The First Known Interstellar Meteor May Have Hit Earth in 2014

Artist's concept of 'Oumuamua, an interstellar object that was discovered zooming through our solar system in 2017. A new study determined that a small meteor that hit Earth in 2014 came from interstellar space as well.
Artist's concept of 'Oumuamua, an interstellar object that was discovered zooming through our solar system in 2017. A new study determined that a small meteor that hit Earth in 2014 came from interstellar space as well. (Image credit: K. Meech et al./ESO)

The first meteor to hit Earth from interstellar space — and the second known interstellar visitor overall — may have just been discovered, a new study finds.

Interstellar meteors may be common, and could potentially help life travel from star to star, researchers added.

The first known visitor from interstellar space, a cigar-shaped object named 'Oumuamua, was detected in 2017. Scientists deduced the origins of the 1,300-foot-long (400 meters) object from its speed and trajectory, which suggests it may have come from another star, or perhaps two.

Related: 'Oumuamua: Our 1st Known Interstellar Visitor Explained in Photos

Avi Loeb, the chair of astronomy at Harvard University, noted that one would expect smaller interstellar visitors would be far more common, with some of them perhaps colliding with Earth often enough to be noticeable. 

Now Loeb and study lead author Amir Siraj, an undergraduate student at Harvard University, suggested they may have detected one such interstellar meteor, the solar system's second known interstellar visitor

The scientists analyzed the Center for Near-Earth Object Studies' catalog of meteor events detected by U.S. government sensors. They focused on the fastest meteors, because a high speed suggests a meteor is potentially not gravitationally bound to the sun and thus may originate from outside the solar system.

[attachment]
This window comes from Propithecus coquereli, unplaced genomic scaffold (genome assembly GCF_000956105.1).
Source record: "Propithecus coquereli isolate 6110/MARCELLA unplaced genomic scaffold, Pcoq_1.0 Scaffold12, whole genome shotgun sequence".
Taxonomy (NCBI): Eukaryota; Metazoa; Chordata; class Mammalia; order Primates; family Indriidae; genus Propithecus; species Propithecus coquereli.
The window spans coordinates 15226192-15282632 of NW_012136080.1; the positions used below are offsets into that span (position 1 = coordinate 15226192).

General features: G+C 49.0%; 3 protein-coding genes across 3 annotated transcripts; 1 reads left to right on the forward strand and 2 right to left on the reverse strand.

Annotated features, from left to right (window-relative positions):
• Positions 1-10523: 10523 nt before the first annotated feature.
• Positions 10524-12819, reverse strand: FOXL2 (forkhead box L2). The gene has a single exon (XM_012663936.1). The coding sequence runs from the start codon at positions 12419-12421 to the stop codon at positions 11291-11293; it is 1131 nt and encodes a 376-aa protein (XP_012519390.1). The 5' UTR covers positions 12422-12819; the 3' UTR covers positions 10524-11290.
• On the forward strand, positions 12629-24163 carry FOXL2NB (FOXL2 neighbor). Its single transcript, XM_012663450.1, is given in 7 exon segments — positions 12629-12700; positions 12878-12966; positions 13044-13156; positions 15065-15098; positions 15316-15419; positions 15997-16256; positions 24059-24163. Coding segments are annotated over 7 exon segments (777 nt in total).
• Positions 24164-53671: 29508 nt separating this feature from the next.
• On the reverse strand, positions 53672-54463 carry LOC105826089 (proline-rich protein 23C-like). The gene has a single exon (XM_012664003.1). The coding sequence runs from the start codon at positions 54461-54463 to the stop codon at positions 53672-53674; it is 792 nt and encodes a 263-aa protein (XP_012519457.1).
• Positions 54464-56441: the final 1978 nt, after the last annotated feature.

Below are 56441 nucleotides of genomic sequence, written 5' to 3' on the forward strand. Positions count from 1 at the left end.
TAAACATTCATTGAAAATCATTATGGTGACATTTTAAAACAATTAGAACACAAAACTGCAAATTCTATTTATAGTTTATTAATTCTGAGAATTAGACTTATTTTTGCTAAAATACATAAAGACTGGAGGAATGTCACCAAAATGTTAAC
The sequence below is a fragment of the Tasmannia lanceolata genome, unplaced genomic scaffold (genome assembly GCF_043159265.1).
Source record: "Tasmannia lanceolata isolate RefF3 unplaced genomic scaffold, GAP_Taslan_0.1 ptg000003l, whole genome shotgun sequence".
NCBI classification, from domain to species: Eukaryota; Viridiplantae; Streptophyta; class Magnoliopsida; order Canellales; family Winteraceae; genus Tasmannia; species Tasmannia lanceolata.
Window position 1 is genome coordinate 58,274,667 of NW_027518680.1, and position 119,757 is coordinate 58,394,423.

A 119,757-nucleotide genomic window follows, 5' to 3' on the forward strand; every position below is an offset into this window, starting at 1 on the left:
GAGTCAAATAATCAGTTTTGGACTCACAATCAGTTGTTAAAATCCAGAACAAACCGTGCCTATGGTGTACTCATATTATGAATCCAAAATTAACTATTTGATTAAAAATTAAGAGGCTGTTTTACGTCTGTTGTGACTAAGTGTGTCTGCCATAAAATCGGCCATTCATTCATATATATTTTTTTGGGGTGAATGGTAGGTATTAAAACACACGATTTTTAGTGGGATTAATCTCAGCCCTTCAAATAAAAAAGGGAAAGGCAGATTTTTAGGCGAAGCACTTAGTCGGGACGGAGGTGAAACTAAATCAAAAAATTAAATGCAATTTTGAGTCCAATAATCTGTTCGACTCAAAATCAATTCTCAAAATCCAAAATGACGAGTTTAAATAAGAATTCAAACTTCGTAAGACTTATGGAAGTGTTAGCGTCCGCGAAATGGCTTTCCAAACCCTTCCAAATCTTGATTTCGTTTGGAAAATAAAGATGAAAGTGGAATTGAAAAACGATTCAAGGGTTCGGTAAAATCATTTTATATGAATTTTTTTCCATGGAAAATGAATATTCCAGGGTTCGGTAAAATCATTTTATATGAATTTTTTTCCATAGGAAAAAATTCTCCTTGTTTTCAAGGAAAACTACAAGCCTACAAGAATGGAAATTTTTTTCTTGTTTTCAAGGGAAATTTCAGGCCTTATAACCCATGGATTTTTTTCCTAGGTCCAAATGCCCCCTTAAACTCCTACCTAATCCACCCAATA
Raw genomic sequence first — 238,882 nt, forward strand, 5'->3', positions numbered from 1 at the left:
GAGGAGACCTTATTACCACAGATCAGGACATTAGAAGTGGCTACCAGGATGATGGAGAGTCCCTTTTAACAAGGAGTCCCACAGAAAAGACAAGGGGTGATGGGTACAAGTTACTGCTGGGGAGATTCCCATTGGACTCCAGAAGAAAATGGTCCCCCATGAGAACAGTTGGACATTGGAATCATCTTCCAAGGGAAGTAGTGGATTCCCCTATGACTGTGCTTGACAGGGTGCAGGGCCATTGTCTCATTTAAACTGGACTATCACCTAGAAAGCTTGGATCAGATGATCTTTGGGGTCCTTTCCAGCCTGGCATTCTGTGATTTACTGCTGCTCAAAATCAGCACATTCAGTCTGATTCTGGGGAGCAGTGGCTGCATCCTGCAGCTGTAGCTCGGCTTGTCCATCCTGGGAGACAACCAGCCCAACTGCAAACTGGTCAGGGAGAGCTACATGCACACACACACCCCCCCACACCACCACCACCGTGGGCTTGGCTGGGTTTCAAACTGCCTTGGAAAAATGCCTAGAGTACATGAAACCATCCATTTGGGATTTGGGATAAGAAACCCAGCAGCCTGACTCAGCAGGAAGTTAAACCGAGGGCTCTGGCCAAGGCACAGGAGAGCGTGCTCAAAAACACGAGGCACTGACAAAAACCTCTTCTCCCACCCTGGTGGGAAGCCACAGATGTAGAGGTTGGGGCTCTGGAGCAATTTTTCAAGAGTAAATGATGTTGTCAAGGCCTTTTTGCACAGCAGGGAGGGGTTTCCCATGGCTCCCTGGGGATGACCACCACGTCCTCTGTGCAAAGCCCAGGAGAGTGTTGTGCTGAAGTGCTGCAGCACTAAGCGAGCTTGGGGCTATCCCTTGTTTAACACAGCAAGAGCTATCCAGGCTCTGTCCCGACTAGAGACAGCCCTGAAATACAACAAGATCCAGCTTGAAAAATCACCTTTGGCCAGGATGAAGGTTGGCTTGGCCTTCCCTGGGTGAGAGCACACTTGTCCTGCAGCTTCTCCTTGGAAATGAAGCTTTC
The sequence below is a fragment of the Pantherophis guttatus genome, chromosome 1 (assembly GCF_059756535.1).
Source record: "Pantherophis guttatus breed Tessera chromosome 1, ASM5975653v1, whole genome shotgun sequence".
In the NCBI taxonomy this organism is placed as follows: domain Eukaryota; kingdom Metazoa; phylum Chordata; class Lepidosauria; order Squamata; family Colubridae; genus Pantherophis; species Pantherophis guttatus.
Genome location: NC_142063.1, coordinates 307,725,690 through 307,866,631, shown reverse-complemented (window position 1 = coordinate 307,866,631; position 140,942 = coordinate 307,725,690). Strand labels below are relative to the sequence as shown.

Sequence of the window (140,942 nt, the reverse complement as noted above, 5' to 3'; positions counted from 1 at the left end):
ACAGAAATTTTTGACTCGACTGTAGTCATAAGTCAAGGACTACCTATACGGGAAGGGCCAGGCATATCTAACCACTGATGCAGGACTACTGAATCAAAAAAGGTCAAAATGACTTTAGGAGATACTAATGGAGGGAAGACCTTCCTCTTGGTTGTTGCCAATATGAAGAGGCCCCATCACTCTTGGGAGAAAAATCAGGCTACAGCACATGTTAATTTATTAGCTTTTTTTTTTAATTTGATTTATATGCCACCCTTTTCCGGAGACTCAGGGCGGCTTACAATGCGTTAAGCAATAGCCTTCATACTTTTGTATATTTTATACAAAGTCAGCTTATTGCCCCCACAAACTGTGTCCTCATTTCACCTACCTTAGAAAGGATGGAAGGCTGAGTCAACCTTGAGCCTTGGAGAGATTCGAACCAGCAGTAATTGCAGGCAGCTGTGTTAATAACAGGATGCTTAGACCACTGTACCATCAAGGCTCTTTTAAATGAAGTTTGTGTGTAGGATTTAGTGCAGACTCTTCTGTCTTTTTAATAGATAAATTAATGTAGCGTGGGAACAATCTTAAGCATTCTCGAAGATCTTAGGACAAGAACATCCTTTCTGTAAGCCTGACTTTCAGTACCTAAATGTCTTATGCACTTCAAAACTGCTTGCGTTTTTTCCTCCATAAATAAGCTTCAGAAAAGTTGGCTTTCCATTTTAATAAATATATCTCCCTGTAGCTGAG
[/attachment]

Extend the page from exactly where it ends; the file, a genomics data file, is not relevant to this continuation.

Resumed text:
The researchers identified a meteor about 3 feet (0.9 meters) wide that was detected on Jan. 8, 2014, at an altitude of 11.6 miles (18.7 kilometers) over a point near Papua New Guinea's Manus Island in the South Pacific. Its high speed of about 134,200 mph (216,000 km/h) and its trajectory suggested it came from outside the solar system, the scientists said.

"We can use the atmosphere of the Earth as the detector for these meteors, which are too small to otherwise see," Loeb told

The meteor's velocity suggested it received a gravitational boost during its journey, perhaps from the deep interior of a planetary system, or a star in the thick disk of the Milky Way.

"You can imagine that if these meteors were ejected from the habitable zone of a star, they could help transfer life from one planetary system to another," Loeb said.

The scientists analyzed about 30 years of data. In addition to the interstellar meteor they discovered, they also noted two other meteors that traveled at about the same speeds. However, Siraj and Loeb noted the orbit of one of these meteors suggested it was gravitationally bound to the sun, while it was uncertain whether the other was interstellar or not.

Assuming Earth sees three meteors with potential interstellar origins every 30 years or so, the researchers estimated there are about a million such objects per cubic astronomical unit in our galaxy. (One astronomical unit, or AU, is the average distance between Earth and the sun — about 93 million miles, or 150 million km.) 

This suggests each nearby star might gravitationally sling about 60 billion trillion such rocks from its system, equal to about 0.2 to 20 times the mass of Earth. Ten billion trillion is "roughly the number of stars in the observable universe," Loeb said.

Siraj and Loeb noted that analyzing the gaseous debris of interstellar meteors as they burn up in Earth's atmosphere could shed light on the composition of interstellar objects, about which much remains uncertain.

In the future, astronomers may want to set up an alert system that automatically trains telescopes on meteors traveling at high speeds to analyze their gaseous debris, Loeb said. "From that, we could infer the compositions of interstellar meteors," he said.

The scientists detailed their findings in a paper that has been submitted to The Astrophysical Journal Letters. You can read a preprint of it for free at

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Charles Q. Choi
Contributing Writer

Charles Q. Choi is a contributing writer for and Live Science. He covers all things human origins and astronomy as well as physics, animals and general science topics. Charles has a Master of Arts degree from the University of Missouri-Columbia, School of Journalism and a Bachelor of Arts degree from the University of South Florida. Charles has visited every continent on Earth, drinking rancid yak butter tea in Lhasa, snorkeling with sea lions in the Galapagos and even climbing an iceberg in Antarctica. Visit him at